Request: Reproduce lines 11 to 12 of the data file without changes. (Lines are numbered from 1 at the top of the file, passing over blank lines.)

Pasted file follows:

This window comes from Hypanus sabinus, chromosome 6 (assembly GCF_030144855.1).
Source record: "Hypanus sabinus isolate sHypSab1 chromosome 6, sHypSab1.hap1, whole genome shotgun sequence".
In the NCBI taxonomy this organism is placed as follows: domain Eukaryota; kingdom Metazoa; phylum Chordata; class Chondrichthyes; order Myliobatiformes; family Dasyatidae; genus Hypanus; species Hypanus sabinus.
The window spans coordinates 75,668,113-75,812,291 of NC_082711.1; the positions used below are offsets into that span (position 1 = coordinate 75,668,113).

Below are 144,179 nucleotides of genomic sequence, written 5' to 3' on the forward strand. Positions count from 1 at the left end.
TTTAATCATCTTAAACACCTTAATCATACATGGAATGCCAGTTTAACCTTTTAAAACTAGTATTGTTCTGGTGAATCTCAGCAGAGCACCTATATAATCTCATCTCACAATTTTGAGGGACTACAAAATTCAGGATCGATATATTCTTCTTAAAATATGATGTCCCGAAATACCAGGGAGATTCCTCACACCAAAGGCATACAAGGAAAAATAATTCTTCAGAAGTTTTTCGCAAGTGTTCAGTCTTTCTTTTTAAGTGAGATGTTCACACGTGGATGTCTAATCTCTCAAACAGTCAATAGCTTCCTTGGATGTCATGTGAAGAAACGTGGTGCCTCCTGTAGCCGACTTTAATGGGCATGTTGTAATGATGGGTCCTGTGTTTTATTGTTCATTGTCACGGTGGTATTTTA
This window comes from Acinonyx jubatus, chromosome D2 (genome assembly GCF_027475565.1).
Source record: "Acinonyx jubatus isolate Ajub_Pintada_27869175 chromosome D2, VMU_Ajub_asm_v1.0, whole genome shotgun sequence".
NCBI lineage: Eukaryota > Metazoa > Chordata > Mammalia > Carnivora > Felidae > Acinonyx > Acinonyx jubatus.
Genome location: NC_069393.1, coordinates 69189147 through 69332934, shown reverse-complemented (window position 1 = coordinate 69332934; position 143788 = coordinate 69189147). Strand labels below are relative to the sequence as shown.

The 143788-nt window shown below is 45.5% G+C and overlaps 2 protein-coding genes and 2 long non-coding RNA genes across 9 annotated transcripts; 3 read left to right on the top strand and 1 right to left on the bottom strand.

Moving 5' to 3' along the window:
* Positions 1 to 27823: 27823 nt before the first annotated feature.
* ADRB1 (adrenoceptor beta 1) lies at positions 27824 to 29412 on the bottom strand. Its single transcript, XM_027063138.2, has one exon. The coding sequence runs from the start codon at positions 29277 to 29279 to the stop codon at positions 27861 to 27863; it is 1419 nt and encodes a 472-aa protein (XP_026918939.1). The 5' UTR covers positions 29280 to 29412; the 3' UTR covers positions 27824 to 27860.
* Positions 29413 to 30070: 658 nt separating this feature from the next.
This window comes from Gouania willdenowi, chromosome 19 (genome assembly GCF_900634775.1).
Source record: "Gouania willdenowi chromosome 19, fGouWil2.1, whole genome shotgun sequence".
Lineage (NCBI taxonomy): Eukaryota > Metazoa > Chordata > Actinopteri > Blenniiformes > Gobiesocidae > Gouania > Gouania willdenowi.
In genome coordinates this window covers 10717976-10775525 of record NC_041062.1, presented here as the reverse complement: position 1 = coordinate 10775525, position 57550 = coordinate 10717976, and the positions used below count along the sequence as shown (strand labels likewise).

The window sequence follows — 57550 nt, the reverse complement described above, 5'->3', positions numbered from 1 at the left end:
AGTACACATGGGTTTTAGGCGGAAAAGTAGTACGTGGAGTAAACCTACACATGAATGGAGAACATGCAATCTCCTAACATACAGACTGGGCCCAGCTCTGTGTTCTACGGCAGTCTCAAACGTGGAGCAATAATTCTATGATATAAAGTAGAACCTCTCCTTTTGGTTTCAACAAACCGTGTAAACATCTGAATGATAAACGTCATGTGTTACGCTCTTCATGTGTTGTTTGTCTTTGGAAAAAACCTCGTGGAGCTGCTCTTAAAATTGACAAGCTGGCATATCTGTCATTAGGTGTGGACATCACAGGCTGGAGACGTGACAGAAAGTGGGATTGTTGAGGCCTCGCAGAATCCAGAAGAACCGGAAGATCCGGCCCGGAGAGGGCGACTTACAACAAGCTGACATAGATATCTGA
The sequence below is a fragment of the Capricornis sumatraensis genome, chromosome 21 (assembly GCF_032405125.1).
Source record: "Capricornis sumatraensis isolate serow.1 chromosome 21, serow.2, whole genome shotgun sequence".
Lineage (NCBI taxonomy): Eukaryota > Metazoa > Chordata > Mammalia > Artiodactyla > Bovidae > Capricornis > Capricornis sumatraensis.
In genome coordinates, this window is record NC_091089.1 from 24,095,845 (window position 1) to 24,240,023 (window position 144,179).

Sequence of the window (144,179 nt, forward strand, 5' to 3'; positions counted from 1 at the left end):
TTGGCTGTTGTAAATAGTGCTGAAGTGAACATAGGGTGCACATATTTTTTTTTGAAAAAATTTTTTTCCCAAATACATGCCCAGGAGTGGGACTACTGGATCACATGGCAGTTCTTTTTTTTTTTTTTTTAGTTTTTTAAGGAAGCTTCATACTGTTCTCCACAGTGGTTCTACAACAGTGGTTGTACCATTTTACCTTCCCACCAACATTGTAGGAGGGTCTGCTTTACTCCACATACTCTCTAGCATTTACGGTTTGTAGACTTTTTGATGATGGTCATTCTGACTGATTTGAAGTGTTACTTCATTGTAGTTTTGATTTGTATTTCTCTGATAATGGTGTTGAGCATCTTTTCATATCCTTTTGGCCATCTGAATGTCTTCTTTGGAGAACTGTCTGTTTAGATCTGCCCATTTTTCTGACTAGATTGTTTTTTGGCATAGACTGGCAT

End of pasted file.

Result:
The 143788-nt window shown below is 45.5% G+C and overlaps 2 protein-coding genes and 2 long non-coding RNA genes across 9 annotated transcripts; 3 read left to right on the top strand and 1 right to left on the bottom strand.

Moving 5' to 3' along the window: